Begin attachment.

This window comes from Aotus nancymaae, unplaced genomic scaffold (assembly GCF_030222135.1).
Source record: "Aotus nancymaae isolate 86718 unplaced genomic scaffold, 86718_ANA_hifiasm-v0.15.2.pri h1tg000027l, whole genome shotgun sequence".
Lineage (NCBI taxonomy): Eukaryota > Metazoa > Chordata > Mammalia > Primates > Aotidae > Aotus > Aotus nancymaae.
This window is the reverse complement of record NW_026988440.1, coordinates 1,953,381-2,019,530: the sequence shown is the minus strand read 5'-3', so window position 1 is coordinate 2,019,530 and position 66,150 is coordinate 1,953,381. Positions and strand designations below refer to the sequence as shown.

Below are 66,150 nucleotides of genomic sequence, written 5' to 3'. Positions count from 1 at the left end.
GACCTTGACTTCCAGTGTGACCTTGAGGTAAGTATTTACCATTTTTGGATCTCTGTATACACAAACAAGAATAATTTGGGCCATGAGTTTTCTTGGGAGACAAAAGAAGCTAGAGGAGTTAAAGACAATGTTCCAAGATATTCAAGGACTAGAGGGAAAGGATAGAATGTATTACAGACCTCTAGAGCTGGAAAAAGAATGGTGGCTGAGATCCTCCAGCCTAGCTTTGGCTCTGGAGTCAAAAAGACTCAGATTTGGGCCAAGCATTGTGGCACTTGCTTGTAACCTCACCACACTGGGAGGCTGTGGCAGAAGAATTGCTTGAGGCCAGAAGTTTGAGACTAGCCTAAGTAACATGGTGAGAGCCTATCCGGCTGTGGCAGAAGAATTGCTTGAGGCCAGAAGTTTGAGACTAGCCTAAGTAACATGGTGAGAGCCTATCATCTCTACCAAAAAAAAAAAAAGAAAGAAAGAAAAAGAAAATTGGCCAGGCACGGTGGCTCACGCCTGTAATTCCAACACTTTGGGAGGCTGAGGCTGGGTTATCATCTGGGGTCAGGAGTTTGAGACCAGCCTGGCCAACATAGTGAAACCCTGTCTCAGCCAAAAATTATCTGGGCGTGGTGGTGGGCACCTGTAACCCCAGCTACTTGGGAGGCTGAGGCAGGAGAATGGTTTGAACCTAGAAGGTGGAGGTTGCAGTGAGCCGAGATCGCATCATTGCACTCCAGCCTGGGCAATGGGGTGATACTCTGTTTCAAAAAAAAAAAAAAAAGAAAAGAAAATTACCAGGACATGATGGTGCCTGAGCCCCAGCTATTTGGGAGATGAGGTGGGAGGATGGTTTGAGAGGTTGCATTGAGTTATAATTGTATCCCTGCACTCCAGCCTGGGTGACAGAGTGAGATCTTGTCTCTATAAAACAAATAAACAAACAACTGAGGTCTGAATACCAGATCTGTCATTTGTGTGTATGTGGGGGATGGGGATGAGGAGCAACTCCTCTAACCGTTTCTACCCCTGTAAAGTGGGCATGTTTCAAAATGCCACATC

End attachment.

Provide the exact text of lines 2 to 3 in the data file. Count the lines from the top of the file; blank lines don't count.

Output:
Source record: "Aotus nancymaae isolate 86718 unplaced genomic scaffold, 86718_ANA_hifiasm-v0.15.2.pri h1tg000027l, whole genome shotgun sequence".
Lineage (NCBI taxonomy): Eukaryota > Metazoa > Chordata > Mammalia > Primates > Aotidae > Aotus > Aotus nancymaae.